So how is lamenting different? Well, as I said on Sunday, as we truly lament we are revealing our conviction that there is a higher authority than us – we’re turning to God. We’re bringing our sorrow and sadness before Him and acknowledging that we aren’t in control – He is!

Our lament could be generated by all kinds of experiences – but the root cause of all of our laments is our rebellion against God – our sin.

Now I need you to know what I’m not saying here. I am not suggesting that the trials, sickness, pain and heartache that you experience in life are all a direct consequence of your personal sin. What I am saying is that ‘all of us have turned to our own way and done what is right in our own eyes’ and that there will be terrible casualties and far reaching consequences when every one of us is seeking to ‘live our own truth‘.
God is quite clear in the bible that we’ve all contributed to this mess!

Paul was encouraged by the Corinthian believers because they showed Godly sorrow;

10 For the kind of sorrow God wants us to experience leads us away from sin and results in salvation. There’s no regret for that kind of sorrow.
(2 Corinthians 7:10a NLT)

Their lament had turned them away from sin and towards God where they found the embrace of His steadfast love – #NoRegrets #SeriouslyNone


Questions for Connect Groups/Personal study:

  1. Who do you call when everything’s going wrong?
    (We all know the answer should be ‘Jesus’…be honest!)
  2. “We take our grief and sorrow to our highest authorities.”
    – Do you think this statement is true?
    – If it is true, what is your ‘highest authority’?
  3. What things are you experiencing sadness over right now? Why?
    – Take a moment to express all this to God in prayer.
    Be honest – He knows your heart anyway!
  4.  We read how Paul describes worldly sorrow…

    …worldly sorrow, which lacks repentance…
    (2 Corinthians 7:10b NLT)

    – Can you think of a time that you have shown ‘worldly sorrow‘?
    – Looking back, did it bring about God’s glory and your good? Why?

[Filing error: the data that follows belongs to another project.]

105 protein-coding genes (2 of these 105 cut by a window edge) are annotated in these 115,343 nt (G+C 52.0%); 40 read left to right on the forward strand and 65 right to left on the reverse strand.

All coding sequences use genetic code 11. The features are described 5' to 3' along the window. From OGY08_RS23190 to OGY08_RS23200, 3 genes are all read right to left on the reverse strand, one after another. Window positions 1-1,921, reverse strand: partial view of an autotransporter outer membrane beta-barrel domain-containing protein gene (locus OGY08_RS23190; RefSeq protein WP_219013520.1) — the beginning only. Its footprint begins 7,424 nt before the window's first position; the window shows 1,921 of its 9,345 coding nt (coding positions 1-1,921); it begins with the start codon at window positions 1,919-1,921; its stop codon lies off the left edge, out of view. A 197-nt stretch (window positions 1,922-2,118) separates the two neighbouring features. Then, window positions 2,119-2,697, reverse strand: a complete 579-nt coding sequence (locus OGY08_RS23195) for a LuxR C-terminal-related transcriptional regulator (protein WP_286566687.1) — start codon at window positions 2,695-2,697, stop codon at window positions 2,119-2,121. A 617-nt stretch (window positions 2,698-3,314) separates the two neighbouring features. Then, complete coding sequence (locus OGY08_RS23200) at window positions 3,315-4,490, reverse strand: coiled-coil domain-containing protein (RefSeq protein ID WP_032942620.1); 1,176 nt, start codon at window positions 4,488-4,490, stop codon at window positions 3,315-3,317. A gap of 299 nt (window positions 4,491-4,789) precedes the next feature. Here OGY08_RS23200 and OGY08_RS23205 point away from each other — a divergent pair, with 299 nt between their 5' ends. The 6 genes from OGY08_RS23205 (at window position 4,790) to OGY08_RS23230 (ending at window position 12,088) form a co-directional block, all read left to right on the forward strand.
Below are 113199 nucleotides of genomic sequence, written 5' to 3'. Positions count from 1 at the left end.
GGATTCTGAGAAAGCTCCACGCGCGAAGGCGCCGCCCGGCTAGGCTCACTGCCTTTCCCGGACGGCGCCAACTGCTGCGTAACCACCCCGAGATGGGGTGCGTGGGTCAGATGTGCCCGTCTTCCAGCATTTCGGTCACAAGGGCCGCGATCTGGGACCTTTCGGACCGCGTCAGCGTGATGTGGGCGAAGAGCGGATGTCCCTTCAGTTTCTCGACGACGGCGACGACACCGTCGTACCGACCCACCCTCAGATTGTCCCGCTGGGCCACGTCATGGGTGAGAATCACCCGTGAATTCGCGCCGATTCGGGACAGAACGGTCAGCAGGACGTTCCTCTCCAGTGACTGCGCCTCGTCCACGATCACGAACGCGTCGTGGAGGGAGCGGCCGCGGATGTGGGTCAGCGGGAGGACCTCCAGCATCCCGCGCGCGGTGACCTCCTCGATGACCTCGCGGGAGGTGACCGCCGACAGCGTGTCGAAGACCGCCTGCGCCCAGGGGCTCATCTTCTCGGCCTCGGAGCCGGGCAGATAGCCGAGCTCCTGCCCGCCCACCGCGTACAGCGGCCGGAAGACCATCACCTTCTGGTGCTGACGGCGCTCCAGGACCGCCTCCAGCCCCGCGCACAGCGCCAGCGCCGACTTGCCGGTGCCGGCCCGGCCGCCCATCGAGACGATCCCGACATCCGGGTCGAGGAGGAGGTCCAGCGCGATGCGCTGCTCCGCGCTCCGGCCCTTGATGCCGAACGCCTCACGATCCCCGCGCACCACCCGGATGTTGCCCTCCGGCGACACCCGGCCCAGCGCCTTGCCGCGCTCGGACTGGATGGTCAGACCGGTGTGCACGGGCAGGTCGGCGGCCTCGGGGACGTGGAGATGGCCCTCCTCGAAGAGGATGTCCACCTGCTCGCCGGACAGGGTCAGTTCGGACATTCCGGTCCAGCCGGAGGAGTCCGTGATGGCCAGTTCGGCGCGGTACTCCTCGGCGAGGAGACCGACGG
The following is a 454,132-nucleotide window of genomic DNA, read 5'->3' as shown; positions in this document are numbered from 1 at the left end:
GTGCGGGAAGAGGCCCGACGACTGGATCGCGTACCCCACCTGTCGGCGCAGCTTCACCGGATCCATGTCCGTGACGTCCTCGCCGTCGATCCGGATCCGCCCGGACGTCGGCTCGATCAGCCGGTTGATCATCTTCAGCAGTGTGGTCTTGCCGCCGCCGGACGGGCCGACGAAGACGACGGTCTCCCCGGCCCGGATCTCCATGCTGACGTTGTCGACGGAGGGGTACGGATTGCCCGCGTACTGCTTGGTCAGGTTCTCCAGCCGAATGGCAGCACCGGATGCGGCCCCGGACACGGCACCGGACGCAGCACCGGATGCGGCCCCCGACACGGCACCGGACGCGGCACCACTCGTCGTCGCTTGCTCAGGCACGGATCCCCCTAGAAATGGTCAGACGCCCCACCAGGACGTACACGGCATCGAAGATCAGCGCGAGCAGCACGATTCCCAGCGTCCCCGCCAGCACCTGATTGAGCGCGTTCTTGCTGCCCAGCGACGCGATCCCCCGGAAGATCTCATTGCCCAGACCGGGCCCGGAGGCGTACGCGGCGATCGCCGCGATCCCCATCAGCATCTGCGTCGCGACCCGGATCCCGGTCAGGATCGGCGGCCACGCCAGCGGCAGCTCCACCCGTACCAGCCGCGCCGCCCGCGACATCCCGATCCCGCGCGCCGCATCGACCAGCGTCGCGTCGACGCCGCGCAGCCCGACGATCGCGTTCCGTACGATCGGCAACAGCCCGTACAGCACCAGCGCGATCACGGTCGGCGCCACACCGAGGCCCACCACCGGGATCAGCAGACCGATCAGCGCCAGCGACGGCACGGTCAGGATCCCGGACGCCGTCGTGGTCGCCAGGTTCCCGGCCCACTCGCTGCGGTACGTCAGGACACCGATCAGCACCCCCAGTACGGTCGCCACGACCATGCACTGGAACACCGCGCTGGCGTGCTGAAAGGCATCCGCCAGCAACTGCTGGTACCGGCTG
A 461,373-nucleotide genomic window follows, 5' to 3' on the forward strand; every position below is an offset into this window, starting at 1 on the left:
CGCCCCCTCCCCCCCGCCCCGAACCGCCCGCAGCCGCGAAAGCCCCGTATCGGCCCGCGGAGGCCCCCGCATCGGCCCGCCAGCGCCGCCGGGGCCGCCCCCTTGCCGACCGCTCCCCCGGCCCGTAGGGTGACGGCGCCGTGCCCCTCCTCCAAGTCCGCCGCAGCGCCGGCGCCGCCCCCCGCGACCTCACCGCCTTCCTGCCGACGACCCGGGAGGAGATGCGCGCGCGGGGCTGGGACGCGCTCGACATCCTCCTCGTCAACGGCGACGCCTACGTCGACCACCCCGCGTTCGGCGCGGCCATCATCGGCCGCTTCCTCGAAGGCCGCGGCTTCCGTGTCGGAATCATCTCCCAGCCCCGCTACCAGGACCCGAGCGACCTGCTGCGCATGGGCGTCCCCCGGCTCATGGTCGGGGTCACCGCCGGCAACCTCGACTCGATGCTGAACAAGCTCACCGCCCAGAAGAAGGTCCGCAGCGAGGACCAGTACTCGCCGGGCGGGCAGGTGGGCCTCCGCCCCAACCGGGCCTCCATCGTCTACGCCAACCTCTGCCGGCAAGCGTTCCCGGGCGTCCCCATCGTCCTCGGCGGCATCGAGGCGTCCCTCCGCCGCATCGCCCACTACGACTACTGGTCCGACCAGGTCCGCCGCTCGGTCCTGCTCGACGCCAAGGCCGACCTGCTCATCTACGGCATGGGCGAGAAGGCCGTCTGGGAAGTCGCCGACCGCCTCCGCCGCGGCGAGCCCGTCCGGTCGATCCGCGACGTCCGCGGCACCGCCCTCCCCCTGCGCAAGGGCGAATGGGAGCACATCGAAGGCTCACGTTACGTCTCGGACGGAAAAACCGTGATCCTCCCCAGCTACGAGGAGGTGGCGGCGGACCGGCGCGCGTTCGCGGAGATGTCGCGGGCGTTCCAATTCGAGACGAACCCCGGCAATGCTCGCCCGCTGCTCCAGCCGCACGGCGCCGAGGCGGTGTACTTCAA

5. In 1 Peter 4:17 we read that ‘judgement must begin with God’s household‘.
    With that in mind, this week we should seek to humbly come before God in prayer, asking that Holy Spirit will reveal where we need to repent of wrong thoughts, words or actions so that we can experience His steadfast love afresh and share it with a hurting world.

    Then if my people who are called by my name will humble themselves and pray and seek my face and turn from their wicked ways, I will hear from heaven and will forgive their sins and restore their land.
    (2 Chronicles 7:14 NLT) 

Ideas for engaging kids:

Sunday with ‘Up and Adam’ was all about the bible being the word of God. Here are some activities that help us think about the perfect nature of God’s word.

  1. Colour in this picture of Jeremiah and Baruch.
    Jeremiah and Baruch
    (Try to learn the memory verse too – you could post a video to our Facebook page.)
  2. Have a go at playing this game with your family – Telestrations
    It’s a hybrid of ‘consequences’ and ‘Chinese whispers’.
    Each of you will need a stack of squares of paper and a pen – Enjoy!

Kids, if you do either of these activities, get a grown-up to snap a picture and send it to me – I’ll post any I do receive to our Facebook page.